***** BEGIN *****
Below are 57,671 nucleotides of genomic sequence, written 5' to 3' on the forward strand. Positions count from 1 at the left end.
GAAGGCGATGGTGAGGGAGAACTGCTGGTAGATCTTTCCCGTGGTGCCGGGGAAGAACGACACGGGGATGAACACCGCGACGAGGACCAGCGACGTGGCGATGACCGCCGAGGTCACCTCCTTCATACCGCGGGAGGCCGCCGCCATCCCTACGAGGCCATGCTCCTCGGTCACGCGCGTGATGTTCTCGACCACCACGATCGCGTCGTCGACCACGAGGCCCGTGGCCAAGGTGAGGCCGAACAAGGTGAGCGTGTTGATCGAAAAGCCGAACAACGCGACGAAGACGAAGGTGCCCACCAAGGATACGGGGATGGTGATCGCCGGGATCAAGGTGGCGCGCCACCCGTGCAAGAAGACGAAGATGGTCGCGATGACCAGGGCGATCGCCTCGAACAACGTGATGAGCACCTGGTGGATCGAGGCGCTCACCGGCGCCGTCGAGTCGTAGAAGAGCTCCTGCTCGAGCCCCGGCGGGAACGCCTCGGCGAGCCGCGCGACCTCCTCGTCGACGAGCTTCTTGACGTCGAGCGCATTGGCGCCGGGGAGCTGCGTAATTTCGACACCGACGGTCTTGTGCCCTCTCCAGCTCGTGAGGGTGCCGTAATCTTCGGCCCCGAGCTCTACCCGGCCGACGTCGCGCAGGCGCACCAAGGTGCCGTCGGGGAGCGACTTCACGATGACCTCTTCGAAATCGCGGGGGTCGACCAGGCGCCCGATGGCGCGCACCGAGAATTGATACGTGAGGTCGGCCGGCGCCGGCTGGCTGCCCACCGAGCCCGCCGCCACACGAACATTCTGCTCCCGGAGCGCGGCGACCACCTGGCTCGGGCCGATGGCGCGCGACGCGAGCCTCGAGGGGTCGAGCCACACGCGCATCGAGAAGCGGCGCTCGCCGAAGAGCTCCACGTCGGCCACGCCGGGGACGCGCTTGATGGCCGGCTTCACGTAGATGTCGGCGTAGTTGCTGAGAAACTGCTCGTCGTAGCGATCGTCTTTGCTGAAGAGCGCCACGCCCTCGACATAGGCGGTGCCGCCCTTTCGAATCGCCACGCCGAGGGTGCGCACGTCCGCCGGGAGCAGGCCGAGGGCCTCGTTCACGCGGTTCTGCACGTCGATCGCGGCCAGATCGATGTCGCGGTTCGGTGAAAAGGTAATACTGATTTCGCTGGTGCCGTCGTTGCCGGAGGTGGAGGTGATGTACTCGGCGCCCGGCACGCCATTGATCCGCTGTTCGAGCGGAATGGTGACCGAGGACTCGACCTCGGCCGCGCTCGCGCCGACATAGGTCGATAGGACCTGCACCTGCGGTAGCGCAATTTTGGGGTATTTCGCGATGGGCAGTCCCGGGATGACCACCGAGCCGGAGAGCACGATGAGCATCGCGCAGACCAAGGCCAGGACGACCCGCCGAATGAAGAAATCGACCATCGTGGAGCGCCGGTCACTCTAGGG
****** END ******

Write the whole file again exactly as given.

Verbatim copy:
Below are 57,671 nucleotides of genomic sequence, written 5' to 3' on the forward strand. Positions count from 1 at the left end.
GAAGGCGATGGTGAGGGAGAACTGCTGGTAGATCTTTCCCGTGGTGCCGGGGAAGAACGACACGGGGATGAACACCGCGACGAGGACCAGCGACGTGGCGATGACCGCCGAGGTCACCTCCTTCATACCGCGGGAGGCCGCCGCCATCCCTACGAGGCCATGCTCCTCGGTCACGCGCGTGATGTTCTCGACCACCACGATCGCGTCGTCGACCACGAGGCCCGTGGCCAAGGTGAGGCCGAACAAGGTGAGCGTGTTGATCGAAAAGCCGAACAACGCGACGAAGACGAAGGTGCCCACCAAGGATACGGGGATGGTGATCGCCGGGATCAAGGTGGCGCGCCACCCGTGCAAGAAGACGAAGATGGTCGCGATGACCAGGGCGATCGCCTCGAACAACGTGATGAGCACCTGGTGGATCGAGGCGCTCACCGGCGCCGTCGAGTCGTAGAAGAGCTCCTGCTCGAGCCCCGGCGGGAACGCCTCGGCGAGCCGCGCGACCTCCTCGTCGACGAGCTTCTTGACGTCGAGCGCATTGGCGCCGGGGAGCTGCGTAATTTCGACACCGACGGTCTTGTGCCCTCTCCAGCTCGTGAGGGTGCCGTAATCTTCGGCCCCGAGCTCTACCCGGCCGACGTCGCGCAGGCGCACCAAGGTGCCGTCGGGGAGCGACTTCACGATGACCTCTTCGAAATCGCGGGGGTCGACCAGGCGCCCGATGGCGCGCACCGAGAATTGATACGTGAGGTCGGCCGGCGCCGGCTGGCTGCCCACCGAGCCCGCCGCCACACGAACATTCTGCTCCCGGAGCGCGGCGACCACCTGGCTCGGGCCGATGGCGCGCGACGCGAGCCTCGAGGGGTCGAGCCACACGCGCATCGAGAAGCGGCGCTCGCCGAAGAGCTCCACGTCGGCCACGCCGGGGACGCGCTTGATGGCCGGCTTCACGTAGATGTCGGCGTAGTTGCTGAGAAACTGCTCGTCGTAGCGATCGTCTTTGCTGAAGAGCGCCACGCCCTCGACATAGGCGGTGCCGCCCTTTCGAATCGCCACGCCGAGGGTGCGCACGTCCGCCGGGAGCAGGCCGAGGGCCTCGTTCACGCGGTTCTGCACGTCGATCGCGGCCAGATCGATGTCGCGGTTCGGTGAAAAGGTAATACTGATTTCGCTGGTGCCGTCGTTGCCGGAGGTGGAGGTGATGTACTCGGCGCCCGGCACGCCATTGATCCGCTGTTCGAGCGGAATGGTGACCGAGGACTCGACCTCGGCCGCGCTCGCGCCGACATAGGTCGATAGGACCTGCACCTGCGGTAGCGCAATTTTGGGGTATTTCGCGATGGGCAGTCCCGGGATGACCACCGAGCCGGAGAGCACGATGAGCATCGCGCAGACCAAGGCCAGGACGACCCGCCGAATGAAGAAATCGACCATCGTGGAGCGCCGGTCACTCTAGGG